And I talk a lot about this in terms of the Sexual Smorgasbord, which is just using your creativity to figure out different ways for sexual intimacy. And it may be that the main course is the penetrative sex and that’s just so much fun and you enjoy it. But it could also be other ways to have sexual intimacy might include cuddling, making out, oral sex, you get to decide all the different ways you want to express your sexual intimacy acts. But it doesn’t necessarily have to be penetrative sex all the time.

Here’s another myth, a sexual woman looks and acts a certain way. This myth taps into society’s beliefs that what is acceptable to be sexy and attractive. Only women that look a certain way, or are of a certain age, or act a certain way, are allowed to be labeled as sexy. And you know what? This is just plain false. You don’t have to be a size two. You don’t have to be aged 25. And you don’t have to run around in lingerie and be flirty all the time to be sexual and to be sexy. You get to define your sexy for yourself.

I like that song; it’s coming into my head. I’m too sexy for this shirt, too sexy for this. You get to decide that you are sexy. You can decide that you’re too sexy. You can decide whatever you want to decide. But one thing that I have noticed about women that come in all different sizes, shapes, races, heights, all different packages is that there is a sense of confidence and ownership of her sexuality, her own unique brand of sexuality. And everything else is optional. You get to be sexy at any age, at any size, at any look, you get to be sexy. You get to own your sexy and express your sexy.

Here’s another myth. A woman is here to please her partner sexually. This is just a flat out lie, unless you’re solo partnered. So yes, if you are solo partnered you are here to please your partner sexually. Otherwise a woman is responsible to make sure that she pleases herself and your partner is responsible to make sure that their sexual needs are being met.

And when both of you come together with this understanding that you’re both responsible for your own sexual needs being met, in the context of a sexual intimacy experience together, it’s so much better. You’re not thinking I have to make sure that my partner gets everything they want. And they’re not thinking I have to make sure that she gets everything she wants.

You come together, there’s communication, you recognize the responsibility to express what your needs are. You take care of them if you need to add in a vibrator because you know you need that stimulation to your vulva. Then you go ahead and do those things. Communication becomes important. You’re not coming from a place where you’re expecting somebody else to meet your needs. And it gets to be fun. This gets to be a lot of fun. There’s not the guessing part of it anymore. You get to just express yourself.

So that myth ties in with the other myth that your partner is responsible for your pleasure. So you’re responsible for your own pleasure, your partner is responsible for their pleasure, you come together and then you have a lot of fun.

Myth number six, to do list sex is okay, to do list sex, my old nemesis. How are you doing? Let me say, not today to do list sex, not on my watch. Engaging in sexual intimacy from a place of obligation and efficiency will never lead to increased intimacy. So if you’re putting sex on your to do list then the odds are that you’re not taking care of yourself and your self-care is pretty low.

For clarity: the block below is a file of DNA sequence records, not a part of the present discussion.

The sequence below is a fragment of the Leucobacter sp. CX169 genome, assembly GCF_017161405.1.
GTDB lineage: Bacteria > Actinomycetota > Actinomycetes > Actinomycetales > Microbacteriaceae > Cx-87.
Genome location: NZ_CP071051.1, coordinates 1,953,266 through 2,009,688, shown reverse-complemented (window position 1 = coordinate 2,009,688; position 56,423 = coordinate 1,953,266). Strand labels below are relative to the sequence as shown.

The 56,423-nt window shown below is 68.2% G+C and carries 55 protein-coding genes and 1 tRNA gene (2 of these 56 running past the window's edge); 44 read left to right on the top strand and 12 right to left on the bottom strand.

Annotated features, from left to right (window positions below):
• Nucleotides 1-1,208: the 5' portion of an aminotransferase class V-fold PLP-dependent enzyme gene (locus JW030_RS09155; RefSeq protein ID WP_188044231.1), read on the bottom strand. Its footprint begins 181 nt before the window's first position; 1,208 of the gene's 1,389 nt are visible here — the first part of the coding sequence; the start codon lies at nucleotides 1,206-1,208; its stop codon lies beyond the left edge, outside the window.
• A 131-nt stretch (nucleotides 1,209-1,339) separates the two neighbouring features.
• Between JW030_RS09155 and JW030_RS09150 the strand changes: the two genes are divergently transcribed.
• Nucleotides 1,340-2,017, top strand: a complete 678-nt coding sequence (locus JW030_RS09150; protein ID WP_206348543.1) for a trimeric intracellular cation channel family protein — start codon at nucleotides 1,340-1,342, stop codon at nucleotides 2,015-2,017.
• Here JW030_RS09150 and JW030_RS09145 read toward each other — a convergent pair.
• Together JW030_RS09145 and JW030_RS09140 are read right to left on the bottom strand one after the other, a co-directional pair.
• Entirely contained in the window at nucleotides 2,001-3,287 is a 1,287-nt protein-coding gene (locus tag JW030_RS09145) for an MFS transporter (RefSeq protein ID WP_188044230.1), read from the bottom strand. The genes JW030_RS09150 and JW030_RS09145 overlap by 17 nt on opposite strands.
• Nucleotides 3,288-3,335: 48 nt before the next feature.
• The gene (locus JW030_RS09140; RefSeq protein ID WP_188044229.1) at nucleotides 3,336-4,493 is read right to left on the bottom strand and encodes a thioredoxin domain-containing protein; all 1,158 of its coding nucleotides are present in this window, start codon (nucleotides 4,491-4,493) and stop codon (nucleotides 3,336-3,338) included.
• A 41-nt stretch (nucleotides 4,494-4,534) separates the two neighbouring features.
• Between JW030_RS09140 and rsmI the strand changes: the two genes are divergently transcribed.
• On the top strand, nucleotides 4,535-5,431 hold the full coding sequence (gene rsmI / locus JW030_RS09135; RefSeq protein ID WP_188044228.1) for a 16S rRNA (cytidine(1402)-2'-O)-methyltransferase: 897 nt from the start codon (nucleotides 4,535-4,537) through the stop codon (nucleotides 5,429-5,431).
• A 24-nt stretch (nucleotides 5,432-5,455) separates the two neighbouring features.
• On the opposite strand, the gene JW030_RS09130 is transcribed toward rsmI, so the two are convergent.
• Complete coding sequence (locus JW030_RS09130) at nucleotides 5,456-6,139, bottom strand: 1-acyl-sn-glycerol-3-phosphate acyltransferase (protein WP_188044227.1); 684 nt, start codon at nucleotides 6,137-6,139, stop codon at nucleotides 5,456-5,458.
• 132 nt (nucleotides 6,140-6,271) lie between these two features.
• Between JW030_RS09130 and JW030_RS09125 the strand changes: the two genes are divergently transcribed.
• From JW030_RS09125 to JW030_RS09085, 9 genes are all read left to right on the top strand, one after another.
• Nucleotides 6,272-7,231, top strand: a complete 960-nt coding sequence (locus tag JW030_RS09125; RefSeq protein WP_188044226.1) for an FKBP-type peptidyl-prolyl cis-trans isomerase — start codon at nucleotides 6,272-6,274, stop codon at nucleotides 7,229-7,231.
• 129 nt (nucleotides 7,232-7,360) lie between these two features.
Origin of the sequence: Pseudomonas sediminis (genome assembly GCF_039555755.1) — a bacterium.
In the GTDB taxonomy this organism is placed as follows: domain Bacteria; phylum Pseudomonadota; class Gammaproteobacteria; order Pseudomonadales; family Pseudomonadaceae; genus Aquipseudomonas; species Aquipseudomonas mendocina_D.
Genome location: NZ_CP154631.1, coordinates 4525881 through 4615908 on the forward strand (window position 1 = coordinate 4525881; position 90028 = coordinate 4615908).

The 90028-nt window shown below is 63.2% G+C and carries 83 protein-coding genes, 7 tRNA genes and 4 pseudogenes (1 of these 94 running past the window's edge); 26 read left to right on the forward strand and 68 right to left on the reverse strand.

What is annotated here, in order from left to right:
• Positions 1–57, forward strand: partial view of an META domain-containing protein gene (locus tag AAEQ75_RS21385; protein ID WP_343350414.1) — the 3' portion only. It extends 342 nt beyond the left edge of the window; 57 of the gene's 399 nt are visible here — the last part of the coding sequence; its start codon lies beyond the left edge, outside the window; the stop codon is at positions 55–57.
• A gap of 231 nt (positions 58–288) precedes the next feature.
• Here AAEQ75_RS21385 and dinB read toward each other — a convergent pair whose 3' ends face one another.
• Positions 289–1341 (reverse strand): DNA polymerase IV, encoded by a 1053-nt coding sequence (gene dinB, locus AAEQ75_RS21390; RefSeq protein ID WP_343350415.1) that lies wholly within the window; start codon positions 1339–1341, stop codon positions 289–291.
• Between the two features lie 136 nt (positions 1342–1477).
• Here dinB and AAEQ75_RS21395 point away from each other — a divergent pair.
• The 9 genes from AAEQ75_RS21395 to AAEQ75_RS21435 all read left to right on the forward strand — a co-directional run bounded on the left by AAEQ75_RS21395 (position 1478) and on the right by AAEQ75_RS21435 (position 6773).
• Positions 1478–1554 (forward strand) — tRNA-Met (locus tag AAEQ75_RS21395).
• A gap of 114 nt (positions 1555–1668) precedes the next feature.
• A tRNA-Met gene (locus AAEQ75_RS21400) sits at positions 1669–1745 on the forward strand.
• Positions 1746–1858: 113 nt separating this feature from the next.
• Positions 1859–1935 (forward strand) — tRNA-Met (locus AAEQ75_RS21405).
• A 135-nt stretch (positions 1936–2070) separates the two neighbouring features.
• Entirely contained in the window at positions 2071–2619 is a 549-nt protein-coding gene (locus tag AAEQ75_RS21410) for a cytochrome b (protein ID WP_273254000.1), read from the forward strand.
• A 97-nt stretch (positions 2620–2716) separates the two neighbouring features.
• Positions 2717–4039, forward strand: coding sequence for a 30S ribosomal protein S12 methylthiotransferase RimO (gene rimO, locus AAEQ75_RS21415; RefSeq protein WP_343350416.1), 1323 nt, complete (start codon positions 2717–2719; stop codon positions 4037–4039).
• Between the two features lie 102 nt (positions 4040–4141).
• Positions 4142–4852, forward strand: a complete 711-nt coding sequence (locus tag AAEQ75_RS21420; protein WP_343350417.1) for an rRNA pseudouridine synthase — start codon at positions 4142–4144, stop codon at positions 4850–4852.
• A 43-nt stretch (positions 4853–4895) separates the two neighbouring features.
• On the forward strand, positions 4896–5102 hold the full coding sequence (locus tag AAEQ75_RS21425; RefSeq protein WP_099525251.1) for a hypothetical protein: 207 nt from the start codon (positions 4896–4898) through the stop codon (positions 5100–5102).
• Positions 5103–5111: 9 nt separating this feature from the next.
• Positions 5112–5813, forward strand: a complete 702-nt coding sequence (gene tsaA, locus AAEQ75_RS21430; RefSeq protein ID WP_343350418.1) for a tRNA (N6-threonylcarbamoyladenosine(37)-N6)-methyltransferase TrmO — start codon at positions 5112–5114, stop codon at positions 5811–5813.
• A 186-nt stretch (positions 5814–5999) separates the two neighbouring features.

Basically what I’m saying is if you feel that you need to put something on your to do list you’re not coming from a place of pleasure. You will eventually deplete your energy stores and after a while you’re not going to be interested in engaging in sex, because for you sex and sexual intimacy is about efficiency and it’s not about pleasure. Eventually you’re going to stop with the to do list sex because you’re not getting much out of it. And then you’re going to wonder why and think that there’s something wrong with you because you’re not engaging in sexual intimacy.

Let me tell you that efficiency is a poor bed fellow. Diamonds, just don’t go there, stop with the to do list sex.

Myth number seven, you should not have to work at sexual intimacy. It should all just come naturally. This myth leads to a lot of misunderstanding and miscommunication. Anything that is worthwhile is going to require effort, that’s just the way it is. It’s a false notion to think that you get married and live happy ever after without working on your marriage. It’s the same false notion that you don’t have to work on your sexual intimacy.

And this myth, this thought, it’s just not serving anybody. Let me just tell you that it’s going to take effort, demands in your life, the stress in your life, over time things change. The stress in your life changes, your work environment might become more stressful. You might have more kids. Things are going to change and it’s going to impact your sexual intimacy. The trick is to understand that effort will be required to maintain good sexual intimacy.

And you know what? Even more effort is required to make your intimacy amazing. Just because it requires effort does not mean that there is a problem. Effort is in the form of communication, being open to new ideas and a willingness to explore. And above all, it does require vulnerability and the ability to not be offended when you’re having these conversations and communication.

Myth number eight, so there is this phrase that just drives me insane. And I find that a lot of clients come to me with this phrase and it’s a good blank should. They’re thoughts that might have been planted a long time ago and it’s still in your head. So it could be a good girl does not engage in sex. A good girl does not do oral sex. A good mother does not have sex with her children in the same house. I encounter that one quite a bit. Or a good woman does not ask for what she needs in the bedroom. Or possibly a good wife does not engage in BDSM.